Second, I definitely agree with breaking boots in before you start! I wear “old school” (heavy) leather Scalpa class B climbing boots and do not care for modern style high tech boots. The several pairs I have tried lead me to believe the designers never did a real trek in them – I’ll try more but at the company’s expense, not mine. I can deal with all other stresses, but if the feet don’t feel good all day, each and every day, no matter how long or short the hike, it is not enjoyable.

Third, experience dictates always plan on hiking the trail yourself. It seams every time I go to hike with someone else I picked the wrong partner and end up with a choice, do the hike some other time or continue by myself and find my own way home – this included a potential other half who walked out of my future. However, for the last 28 years I have enjoyed my non-trail spouse who drops me off at one end of the trail and picks me up at the other!

So far this is a good article and I look forward to the rest.

Really glad to see this series of articles being started. The wife and I are now preparing our lives so that in about 10 years we will be free to hit the long trails. All the information on how to do these hikes that we get now will increase our enjoyment and chances of being successful when we do beging to attempt these thru hikes.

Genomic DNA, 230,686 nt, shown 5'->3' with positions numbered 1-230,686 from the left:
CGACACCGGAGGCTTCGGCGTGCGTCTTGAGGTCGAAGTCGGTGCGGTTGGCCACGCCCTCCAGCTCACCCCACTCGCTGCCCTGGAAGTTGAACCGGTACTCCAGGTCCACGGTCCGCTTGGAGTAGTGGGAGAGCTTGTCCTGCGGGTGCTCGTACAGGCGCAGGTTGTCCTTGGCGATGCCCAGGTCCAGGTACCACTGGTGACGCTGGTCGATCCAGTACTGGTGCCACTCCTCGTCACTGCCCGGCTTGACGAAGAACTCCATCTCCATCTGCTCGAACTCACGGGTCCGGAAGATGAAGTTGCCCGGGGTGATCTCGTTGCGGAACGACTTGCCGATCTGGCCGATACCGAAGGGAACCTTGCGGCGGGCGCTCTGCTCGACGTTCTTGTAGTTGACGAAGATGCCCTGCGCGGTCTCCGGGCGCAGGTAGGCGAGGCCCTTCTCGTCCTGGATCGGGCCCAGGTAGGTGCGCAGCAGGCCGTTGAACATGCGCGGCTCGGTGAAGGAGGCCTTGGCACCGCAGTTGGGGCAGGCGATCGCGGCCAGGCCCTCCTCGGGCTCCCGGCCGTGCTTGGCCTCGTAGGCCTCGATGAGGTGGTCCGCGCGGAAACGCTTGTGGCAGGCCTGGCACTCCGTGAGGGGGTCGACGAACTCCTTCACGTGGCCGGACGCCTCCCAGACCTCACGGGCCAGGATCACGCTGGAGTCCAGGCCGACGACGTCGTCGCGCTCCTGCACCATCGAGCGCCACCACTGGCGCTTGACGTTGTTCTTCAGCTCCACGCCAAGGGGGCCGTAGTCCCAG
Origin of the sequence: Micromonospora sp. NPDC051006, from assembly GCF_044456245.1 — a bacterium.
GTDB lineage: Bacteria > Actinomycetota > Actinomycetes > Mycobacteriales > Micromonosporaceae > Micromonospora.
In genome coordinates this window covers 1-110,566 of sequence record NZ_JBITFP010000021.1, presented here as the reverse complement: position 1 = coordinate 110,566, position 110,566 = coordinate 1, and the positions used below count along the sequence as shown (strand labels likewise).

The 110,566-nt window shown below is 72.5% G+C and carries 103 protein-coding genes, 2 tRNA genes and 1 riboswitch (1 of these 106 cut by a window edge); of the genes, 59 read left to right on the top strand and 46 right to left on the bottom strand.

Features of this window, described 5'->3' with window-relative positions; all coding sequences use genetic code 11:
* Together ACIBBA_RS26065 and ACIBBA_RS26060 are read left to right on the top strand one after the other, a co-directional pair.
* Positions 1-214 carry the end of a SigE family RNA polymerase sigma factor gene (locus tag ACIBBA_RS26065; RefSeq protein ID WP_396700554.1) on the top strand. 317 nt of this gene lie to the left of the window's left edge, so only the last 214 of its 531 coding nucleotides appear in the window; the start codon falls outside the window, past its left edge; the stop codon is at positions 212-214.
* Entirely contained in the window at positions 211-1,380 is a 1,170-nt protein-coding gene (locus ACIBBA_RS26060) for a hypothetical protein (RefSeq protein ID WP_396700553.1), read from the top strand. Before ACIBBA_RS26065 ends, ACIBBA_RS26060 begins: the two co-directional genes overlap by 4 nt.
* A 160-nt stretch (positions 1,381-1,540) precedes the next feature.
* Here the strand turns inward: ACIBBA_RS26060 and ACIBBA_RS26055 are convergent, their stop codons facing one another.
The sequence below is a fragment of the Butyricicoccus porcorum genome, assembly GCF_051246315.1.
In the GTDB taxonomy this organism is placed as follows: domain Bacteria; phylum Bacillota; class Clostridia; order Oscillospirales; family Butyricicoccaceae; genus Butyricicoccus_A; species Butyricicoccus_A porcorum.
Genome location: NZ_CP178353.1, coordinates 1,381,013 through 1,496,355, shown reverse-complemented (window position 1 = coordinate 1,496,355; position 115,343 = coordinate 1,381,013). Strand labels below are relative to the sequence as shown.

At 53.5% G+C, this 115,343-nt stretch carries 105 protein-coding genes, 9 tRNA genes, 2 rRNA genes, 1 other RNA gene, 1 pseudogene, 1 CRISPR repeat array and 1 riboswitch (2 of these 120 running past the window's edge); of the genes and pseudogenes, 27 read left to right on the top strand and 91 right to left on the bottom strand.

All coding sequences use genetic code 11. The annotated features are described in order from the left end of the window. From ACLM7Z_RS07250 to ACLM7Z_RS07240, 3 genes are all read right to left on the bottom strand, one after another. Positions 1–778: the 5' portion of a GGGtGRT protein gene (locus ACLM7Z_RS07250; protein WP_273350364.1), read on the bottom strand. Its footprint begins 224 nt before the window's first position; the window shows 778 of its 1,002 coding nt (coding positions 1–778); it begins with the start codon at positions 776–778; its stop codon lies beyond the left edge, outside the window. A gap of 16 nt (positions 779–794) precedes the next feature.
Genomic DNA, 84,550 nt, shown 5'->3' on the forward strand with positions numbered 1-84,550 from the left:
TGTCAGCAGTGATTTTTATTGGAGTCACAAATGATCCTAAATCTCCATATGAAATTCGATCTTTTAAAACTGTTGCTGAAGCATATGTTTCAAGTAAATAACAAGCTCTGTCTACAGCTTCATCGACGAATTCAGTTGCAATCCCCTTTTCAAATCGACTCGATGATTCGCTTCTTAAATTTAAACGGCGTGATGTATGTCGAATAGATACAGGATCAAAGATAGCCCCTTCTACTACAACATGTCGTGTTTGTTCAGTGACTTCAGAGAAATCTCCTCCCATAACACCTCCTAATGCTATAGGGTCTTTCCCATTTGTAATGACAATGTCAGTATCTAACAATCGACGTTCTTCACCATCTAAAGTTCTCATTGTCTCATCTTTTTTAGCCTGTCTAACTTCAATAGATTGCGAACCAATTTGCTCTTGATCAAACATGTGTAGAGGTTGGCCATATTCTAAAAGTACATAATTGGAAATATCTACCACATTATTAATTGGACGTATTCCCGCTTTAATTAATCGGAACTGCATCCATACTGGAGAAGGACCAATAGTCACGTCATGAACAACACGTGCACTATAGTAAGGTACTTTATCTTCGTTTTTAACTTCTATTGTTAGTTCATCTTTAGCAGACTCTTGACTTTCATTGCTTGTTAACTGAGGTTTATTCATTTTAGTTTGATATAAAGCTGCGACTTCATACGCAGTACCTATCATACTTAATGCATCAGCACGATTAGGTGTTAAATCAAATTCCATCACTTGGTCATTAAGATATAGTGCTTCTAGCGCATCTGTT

Great information. Thank you:


here is a good link for all the weather through the trail

It is interesting that 25 % of the people that try the AT finish it, but 60% of the people that try the PCT are successful. Anyone care to try to answer the reason why this is true?

I've heard lower number for both ppine, but a similar ratio. My supposition is that the difficulty in accessing the PCT, the challenge or resupply and the more intense wilderness experience serves to select a set of people more likely to finish. While the AT is easier to access, it is, IMHO,  more "difficult" in terms of grade and tread surface. It's very seldom that the grade of a slope on the PCT exceeds 13%, where nearly vertical rock occurs on the AT in many locales.